The process of designing the cover continues with adding another graphical element as a background and formatting it to complement the first image. A strap-line is then added, and both the text and the placeholder are modified, before the book's author name is inserted. Word Art is used to give a smart typographical effect with just a couple of clicks.
In this final video the book cover is completed. New placeholders are added and formatted and the title text converted to WordArt. The whole image is then grouped before being saved in one of the acceptable formats ready for uploading to Amazon. The cover is then opened outside of PowerPoint to demonstrate that it is actually an image file.
One of the most important aspects of making your eBook cover convert browsers into buyers is the appeal of the image you use. There are many thousands of images available, some free and some that you have to pay for, but how do you decide which is safe? And where do you look for them? In this short video we highlight some of the free resources and point out the features you should look for before making your choice.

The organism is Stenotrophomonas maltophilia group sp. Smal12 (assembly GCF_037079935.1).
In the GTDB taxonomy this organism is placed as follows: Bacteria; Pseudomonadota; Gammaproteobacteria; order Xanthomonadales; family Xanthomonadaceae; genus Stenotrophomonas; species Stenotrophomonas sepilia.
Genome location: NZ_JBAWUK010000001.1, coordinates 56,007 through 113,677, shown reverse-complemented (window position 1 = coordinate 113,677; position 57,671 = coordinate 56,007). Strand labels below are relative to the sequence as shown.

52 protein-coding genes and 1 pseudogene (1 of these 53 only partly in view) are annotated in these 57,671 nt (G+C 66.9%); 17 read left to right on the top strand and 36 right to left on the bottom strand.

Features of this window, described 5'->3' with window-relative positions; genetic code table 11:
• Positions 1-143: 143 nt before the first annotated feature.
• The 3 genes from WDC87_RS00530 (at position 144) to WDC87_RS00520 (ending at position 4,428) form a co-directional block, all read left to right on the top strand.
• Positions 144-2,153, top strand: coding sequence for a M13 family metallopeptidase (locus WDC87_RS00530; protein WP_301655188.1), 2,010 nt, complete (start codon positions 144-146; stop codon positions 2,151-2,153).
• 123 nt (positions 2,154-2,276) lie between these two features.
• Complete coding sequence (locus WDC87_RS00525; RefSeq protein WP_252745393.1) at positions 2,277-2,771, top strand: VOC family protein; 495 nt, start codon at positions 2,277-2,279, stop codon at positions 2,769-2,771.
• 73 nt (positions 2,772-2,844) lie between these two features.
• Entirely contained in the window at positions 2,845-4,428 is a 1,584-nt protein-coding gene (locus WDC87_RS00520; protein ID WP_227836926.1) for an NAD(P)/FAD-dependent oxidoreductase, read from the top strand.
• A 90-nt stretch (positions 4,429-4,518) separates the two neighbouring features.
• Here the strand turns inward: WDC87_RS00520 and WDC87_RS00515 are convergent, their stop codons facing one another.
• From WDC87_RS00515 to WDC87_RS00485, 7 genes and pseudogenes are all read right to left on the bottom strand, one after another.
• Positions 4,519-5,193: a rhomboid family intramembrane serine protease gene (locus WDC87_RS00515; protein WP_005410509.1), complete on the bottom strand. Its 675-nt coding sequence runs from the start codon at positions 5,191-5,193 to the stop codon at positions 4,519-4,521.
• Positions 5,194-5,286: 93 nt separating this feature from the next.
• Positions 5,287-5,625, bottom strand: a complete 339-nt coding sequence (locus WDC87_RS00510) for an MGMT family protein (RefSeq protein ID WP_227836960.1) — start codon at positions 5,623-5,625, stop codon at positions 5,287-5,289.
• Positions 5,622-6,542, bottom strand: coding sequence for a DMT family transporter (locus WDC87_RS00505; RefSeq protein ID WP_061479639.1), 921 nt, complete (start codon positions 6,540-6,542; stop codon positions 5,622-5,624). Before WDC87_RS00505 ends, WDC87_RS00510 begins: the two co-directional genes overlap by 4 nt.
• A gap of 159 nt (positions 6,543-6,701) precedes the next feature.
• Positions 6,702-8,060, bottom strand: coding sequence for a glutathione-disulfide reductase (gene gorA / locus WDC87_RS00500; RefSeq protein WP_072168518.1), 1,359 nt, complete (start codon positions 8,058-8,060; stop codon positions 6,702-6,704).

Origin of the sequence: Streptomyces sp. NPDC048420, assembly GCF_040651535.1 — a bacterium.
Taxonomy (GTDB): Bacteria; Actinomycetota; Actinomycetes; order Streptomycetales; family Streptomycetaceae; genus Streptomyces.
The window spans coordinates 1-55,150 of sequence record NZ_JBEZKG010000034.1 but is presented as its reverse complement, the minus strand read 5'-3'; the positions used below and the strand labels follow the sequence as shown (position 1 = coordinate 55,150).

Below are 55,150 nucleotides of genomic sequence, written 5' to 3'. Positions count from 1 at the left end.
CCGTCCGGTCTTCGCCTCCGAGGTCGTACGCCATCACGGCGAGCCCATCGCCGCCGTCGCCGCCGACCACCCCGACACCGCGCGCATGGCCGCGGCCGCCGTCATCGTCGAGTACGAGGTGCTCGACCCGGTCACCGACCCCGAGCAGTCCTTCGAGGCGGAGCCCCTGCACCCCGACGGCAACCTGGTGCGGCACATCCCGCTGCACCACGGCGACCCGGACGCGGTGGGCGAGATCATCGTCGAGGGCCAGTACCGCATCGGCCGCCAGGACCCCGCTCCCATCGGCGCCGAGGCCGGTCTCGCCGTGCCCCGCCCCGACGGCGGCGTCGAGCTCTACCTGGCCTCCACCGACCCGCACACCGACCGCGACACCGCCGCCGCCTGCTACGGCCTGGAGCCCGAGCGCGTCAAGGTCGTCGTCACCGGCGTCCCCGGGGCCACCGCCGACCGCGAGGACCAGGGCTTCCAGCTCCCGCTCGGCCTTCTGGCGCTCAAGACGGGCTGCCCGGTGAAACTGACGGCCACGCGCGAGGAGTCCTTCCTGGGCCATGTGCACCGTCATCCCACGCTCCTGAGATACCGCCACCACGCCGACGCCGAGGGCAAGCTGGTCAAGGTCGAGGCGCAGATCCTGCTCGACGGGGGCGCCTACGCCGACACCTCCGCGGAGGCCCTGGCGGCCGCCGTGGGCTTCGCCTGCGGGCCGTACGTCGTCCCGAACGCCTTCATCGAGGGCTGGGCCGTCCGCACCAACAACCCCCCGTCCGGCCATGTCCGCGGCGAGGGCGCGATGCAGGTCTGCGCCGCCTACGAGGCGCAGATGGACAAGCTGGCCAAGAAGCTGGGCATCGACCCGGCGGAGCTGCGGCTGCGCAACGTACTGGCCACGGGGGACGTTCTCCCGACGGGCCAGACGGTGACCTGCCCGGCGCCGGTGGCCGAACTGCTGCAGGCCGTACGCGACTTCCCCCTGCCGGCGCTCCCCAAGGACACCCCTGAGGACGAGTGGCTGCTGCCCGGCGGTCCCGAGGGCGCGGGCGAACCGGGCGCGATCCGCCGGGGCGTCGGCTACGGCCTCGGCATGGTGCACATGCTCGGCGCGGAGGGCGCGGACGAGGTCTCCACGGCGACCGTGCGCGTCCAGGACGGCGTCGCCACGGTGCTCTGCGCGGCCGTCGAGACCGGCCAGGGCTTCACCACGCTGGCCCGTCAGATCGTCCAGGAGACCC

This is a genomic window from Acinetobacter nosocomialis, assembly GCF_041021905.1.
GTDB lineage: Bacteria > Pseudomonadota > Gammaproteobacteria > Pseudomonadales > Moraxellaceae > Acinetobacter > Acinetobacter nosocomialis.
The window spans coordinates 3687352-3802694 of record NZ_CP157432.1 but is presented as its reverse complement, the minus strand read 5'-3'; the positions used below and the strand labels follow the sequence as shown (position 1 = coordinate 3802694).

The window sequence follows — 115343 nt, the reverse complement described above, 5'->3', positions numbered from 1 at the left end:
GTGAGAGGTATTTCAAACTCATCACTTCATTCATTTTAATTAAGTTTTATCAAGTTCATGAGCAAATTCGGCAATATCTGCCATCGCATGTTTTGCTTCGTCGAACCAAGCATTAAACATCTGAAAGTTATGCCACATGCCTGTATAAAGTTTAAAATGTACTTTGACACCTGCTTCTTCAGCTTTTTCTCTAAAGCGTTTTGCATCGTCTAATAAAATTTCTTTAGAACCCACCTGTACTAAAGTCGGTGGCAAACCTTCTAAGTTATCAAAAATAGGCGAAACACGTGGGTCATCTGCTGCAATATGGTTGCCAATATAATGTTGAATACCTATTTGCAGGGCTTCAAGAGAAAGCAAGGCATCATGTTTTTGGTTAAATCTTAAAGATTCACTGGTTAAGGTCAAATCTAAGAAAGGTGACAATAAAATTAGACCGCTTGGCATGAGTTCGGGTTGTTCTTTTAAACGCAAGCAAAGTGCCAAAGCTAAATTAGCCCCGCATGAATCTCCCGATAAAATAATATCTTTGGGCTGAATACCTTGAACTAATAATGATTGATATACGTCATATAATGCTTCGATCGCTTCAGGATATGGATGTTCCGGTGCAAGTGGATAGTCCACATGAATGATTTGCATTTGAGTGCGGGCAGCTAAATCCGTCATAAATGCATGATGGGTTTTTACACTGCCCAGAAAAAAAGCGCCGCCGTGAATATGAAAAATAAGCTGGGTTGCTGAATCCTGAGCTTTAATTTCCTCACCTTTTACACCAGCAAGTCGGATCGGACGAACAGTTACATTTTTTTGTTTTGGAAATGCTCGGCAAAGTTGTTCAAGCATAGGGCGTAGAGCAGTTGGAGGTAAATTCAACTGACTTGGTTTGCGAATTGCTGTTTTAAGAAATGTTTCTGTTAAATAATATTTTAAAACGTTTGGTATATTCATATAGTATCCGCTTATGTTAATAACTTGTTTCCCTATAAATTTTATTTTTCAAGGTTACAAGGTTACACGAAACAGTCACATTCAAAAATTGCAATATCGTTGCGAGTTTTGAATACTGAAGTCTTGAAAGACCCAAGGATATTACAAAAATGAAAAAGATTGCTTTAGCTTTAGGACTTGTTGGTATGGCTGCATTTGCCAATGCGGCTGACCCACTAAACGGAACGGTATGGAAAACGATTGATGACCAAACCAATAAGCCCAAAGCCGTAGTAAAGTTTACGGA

You must be very careful if using images that you have not created yourself. This document spells out the types of license you may come across and how to protect yourself from infringing copyright accidentally.
This report attempts to clear up the controversy over which is the best format for uploading your eBook and cover image to Kindle and some other popular platforms. The playing field is certainly not level, as each one has its own recommendations, and it is constantly changing as technology improves, so this guide will give you the best options at the present time.
Pixabay is a really excellent site for finding very high quality images. They feature stock photography from Shutterstock in addition to free images, so it is important to understand the difference. Sometimes the subject matter may be only marginally represented, so depending on what you are looking for, Pixabay may not be the best choice. The quality is, however, superb and highly recommended.
Europeana is a large repository for digitized media that has a huge number of images, many of them scanned from historical originals. The Mona Lisa is actually listed here! Searching this site can unearth some hidden gems, many of which are public domain and so completely free of copyright. However, some are not. It is important as ever to check the license before you download and use images from sites like Europeana.